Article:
NBBJ creates interactive forest display at California children's hospital


American architecture studio NBBJ has created a series of interactive media displays in a California children’s hospital to ease young patients’ anxiety.

Designed by the NBBJ’s New York experience design studio ESI Design, the installations consist of screens that display a native California landscape where children can create animal characters to release into the wild.

A digital display in a hospital
NBBJ and ESI Design have created an interactive media display for a children’s hospital

It is located at Loma Linda University Children’s Hospital (LLUCH) outside of Los Angeles. The team wanted to install a feature to quell the nerves of young patients entering the hospital for surgeries and other appointments.

The studio created an interactive digital forest display called Loma Land that spans five screens built into a lobby wall, and is accompanied by an audio soundtrack.

Oval media displays built into wall
It was created to ease the worries of young patients

“Loma Land will greet young patients with an idyllic forest of animated creatures, rustling plants and the gentle sounds of flowing water,” said the team.

Along the digital experience, which spans 415 square feet (38 square metres), children select an animal companion, customise its fur, add accessories, and then release it into the “wild”.

Kid standing in front of screen in hospital
It spans a lobby wall with multiple screens

Children select and customize their animals just outside security gates, within three oval-shaped touchscreens. There, they pick animals native to the surrounding California landscape including a fox, bear, deer and raccoon.

Moving along the screens, they can select from a variety of brightly-coloured fur and add accessories, including an acorn hat, leaf mask and grass top hat.

A large screen in a hospital
Children can select and design an animal companion as they enter the hospital

Once the animal is made, children can interact with it one-on-one via a fourth screen, or pass through the security gates, where the creature is released into a larger landscape that’s displayed on a 60-foot-wide (18-metre) screen.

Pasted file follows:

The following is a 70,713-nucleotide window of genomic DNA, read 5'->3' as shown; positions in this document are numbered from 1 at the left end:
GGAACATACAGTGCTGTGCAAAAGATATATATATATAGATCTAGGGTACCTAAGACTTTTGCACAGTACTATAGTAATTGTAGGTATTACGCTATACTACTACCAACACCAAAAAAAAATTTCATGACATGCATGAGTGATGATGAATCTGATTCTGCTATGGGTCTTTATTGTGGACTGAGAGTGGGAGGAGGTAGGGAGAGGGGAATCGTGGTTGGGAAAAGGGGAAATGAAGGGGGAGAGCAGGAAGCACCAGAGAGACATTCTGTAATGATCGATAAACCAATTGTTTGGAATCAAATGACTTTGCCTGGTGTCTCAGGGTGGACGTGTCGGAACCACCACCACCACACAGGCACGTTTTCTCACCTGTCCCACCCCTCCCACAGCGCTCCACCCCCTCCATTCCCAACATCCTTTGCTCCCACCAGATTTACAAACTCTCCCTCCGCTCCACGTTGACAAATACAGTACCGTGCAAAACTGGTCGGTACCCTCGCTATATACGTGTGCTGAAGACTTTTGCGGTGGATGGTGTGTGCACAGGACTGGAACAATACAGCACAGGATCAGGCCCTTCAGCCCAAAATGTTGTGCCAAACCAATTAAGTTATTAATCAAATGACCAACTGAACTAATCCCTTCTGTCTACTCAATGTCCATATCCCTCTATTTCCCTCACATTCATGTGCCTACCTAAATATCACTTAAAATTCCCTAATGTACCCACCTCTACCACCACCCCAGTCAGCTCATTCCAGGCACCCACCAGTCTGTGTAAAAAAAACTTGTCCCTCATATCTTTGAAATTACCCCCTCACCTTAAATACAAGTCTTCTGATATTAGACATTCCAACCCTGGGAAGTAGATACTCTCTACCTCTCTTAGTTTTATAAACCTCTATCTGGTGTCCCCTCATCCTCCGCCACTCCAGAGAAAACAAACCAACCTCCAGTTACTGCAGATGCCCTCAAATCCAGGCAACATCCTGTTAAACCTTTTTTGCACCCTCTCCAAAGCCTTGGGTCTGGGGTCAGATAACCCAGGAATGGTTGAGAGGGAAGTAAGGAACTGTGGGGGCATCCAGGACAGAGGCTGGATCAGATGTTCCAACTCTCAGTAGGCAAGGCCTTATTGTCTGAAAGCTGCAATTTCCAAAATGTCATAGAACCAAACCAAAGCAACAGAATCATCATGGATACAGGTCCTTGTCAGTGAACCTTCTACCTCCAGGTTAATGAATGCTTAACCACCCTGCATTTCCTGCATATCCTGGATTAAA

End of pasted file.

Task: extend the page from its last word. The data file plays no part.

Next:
As children and parents walk past the landscape and further into the hospital, the animal can be seen interacting with creatures created by other children and roaming around a forested environment.

Digital display in hospital
After creating a creature, they can then release it into the “wild”

“When it came time to design Loma Land, the greatest challenge became the fact there is truly nothing quite like it,” said the team.

“So, the team looked for inspiration from libraries, children’s museums and games. These cultural media experiences motivated the team to incorporate elements such as character play, active and passive disruption, and collaborative composition.”

Kid touching a screen with a bear on it
The team incorporated native plants and animals into the display

The team surveyed a group of children and their families to select the digital setting for the installation, with the majority preferring a natural environment.

ESRI Design incorporated native trees and shrubs into the environment to provide further familiarity and comfort.

The team believes the Loma Land concept could be incorporated into other hospitals and expanded across LLUCH to meet future needs.

“While this innovation is truly remarkable, what makes it especially relevant to today’s healthcare system is the fact it can be easily replicated by any hospital that has the vision to transform the patient experience from one of dread into one of delight,” said the team.

Parent and child smiling at screen
The concept was designed to be replicated and expanded throughout the hospital and others

They also noted additional displays could include different environments and plush toys of the animals could be incorporated into gift shops for an “offline” experience as an extension of the concept.

The team also prioritized the use of projectors when possible, instead of LED screens, in the interest of making the displays easier to clean as the display wall simply needs to be sanitized.

NBBJ recently collaborated with Flea of the Red Hot Chili Peppers on a LA Playground and created a pediatric clinic in Seattle with “no blank walls”.

The photography is by Sean Airhart





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